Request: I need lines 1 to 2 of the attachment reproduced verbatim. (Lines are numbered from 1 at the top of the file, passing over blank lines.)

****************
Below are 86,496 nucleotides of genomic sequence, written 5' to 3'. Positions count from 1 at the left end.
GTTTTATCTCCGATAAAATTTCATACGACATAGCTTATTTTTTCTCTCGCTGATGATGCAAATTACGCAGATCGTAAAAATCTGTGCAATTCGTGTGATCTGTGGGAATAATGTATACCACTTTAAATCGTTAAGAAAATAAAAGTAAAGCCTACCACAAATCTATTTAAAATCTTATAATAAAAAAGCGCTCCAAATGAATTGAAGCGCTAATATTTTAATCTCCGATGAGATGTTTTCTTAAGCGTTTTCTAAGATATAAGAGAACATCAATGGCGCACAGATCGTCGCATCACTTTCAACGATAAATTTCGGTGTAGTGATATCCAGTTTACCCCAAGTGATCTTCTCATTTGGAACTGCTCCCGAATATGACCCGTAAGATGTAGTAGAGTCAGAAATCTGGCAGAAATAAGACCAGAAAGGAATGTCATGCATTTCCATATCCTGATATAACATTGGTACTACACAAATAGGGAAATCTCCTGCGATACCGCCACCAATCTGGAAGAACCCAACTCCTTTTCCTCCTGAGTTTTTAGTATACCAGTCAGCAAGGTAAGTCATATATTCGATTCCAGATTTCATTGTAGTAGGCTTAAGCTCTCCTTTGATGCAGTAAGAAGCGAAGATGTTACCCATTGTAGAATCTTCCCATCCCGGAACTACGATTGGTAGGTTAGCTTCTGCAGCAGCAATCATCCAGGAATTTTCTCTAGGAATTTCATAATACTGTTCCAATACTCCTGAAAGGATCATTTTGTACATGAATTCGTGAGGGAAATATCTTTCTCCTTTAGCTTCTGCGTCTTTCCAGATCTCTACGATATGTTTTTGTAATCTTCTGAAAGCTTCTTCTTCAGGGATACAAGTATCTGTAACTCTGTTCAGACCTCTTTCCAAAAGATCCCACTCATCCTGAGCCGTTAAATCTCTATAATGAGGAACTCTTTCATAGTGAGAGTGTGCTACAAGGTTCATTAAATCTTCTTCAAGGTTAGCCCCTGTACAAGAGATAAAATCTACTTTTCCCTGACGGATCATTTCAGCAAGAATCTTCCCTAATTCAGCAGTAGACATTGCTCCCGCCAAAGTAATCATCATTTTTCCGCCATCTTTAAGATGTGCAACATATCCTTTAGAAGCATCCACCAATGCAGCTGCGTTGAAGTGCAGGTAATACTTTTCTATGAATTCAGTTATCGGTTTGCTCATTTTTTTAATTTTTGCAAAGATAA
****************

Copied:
Below are 86,496 nucleotides of genomic sequence, written 5' to 3'. Positions count from 1 at the left end.
GTTTTATCTCCGATAAAATTTCATACGACATAGCTTATTTTTTCTCTCGCTGATGATGCAAATTACGCAGATCGTAAAAATCTGTGCAATTCGTGTGATCTGTGGGAATAATGTATACCACTTTAAATCGTTAAGAAAATAAAAGTAAAGCCTACCACAAATCTATTTAAAATCTTATAATAAAAAAGCGCTCCAAATGAATTGAAGCGCTAATATTTTAATCTCCGATGAGATGTTTTCTTAAGCGTTTTCTAAGATATAAGAGAACATCAATGGCGCACAGATCGTCGCATCACTTTCAACGATAAATTTCGGTGTAGTGATATCCAGTTTACCCCAAGTGATCTTCTCATTTGGAACTGCTCCCGAATATGACCCGTAAGATGTAGTAGAGTCAGAAATCTGGCAGAAATAAGACCAGAAAGGAATGTCATGCATTTCCATATCCTGATATAACATTGGTACTACACAAATAGGGAAATCTCCTGCGATACCGCCACCAATCTGGAAGAACCCAACTCCTTTTCCTCCTGAGTTTTTAGTATACCAGTCAGCAAGGTAAGTCATATATTCGATTCCAGATTTCATTGTAGTAGGCTTAAGCTCTCCTTTGATGCAGTAAGAAGCGAAGATGTTACCCATTGTAGAATCTTCCCATCCCGGAACTACGATTGGTAGGTTAGCTTCTGCAGCAGCAATCATCCAGGAATTTTCTCTAGGAATTTCATAATACTGTTCCAATACTCCTGAAAGGATCATTTTGTACATGAATTCGTGAGGGAAATATCTTTCTCCTTTAGCTTCTGCGTCTTTCCAGATCTCTACGATATGTTTTTGTAATCTTCTGAAAGCTTCTTCTTCAGGGATACAAGTATCTGTAACTCTGTTCAGACCTCTTTCCAAAAGATCCCACTCATCCTGAGCCGTTAAATCTCTATAATGAGGAACTCTTTCATAGTGAGAGTGTGCTACAAGGTTCATTAAATCTTCTTCAAGGTTAGCCCCTGTACAAGAGATAAAATCTACTTTTCCCTGACGGATCATTTCAGCAAGAATCTTCCCTAATTCAGCAGTAGACATTGCTCCCGCCAAAGTAATCATCATTTTTCCGCCATCTTTAAGATGTGCAACATATCCTTTAGAAGCATCCACCAATGCAGCTGCGTTGAAGTGCAGGTAATACTTTTCTATGAATTCAGTTATCGGTTTGCTCATTTTTTTAATTTTTGCAAAGATAA